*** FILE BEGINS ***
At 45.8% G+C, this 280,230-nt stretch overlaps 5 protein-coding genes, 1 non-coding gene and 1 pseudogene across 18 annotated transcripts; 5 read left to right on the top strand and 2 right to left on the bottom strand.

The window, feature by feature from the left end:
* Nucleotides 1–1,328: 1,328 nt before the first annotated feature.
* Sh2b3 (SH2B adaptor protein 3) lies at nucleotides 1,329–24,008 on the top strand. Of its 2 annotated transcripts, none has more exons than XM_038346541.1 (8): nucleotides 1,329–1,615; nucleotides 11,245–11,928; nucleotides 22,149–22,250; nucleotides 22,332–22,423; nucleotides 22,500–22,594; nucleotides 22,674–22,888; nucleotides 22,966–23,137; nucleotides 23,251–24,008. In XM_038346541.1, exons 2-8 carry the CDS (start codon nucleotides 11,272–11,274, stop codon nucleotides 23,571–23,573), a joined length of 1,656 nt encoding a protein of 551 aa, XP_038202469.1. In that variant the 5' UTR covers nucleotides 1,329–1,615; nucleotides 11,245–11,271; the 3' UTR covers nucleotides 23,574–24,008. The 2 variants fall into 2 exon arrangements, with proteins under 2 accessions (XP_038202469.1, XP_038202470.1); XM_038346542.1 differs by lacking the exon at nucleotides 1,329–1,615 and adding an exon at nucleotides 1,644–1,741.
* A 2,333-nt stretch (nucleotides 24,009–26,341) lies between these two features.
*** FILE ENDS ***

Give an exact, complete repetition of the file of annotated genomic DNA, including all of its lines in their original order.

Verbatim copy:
At 45.8% G+C, this 280,230-nt stretch overlaps 5 protein-coding genes, 1 non-coding gene and 1 pseudogene across 18 annotated transcripts; 5 read left to right on the top strand and 2 right to left on the bottom strand.

The window, feature by feature from the left end:
* Nucleotides 1–1,328: 1,328 nt before the first annotated feature.
* Sh2b3 (SH2B adaptor protein 3) lies at nucleotides 1,329–24,008 on the top strand. Of its 2 annotated transcripts, none has more exons than XM_038346541.1 (8): nucleotides 1,329–1,615; nucleotides 11,245–11,928; nucleotides 22,149–22,250; nucleotides 22,332–22,423; nucleotides 22,500–22,594; nucleotides 22,674–22,888; nucleotides 22,966–23,137; nucleotides 23,251–24,008. In XM_038346541.1, exons 2-8 carry the CDS (start codon nucleotides 11,272–11,274, stop codon nucleotides 23,571–23,573), a joined length of 1,656 nt encoding a protein of 551 aa, XP_038202469.1. In that variant the 5' UTR covers nucleotides 1,329–1,615; nucleotides 11,245–11,271; the 3' UTR covers nucleotides 23,574–24,008. The 2 variants fall into 2 exon arrangements, with proteins under 2 accessions (XP_038202469.1, XP_038202470.1); XM_038346542.1 differs by lacking the exon at nucleotides 1,329–1,615 and adding an exon at nucleotides 1,644–1,741.
* A 2,333-nt stretch (nucleotides 24,009–26,341) lies between these two features.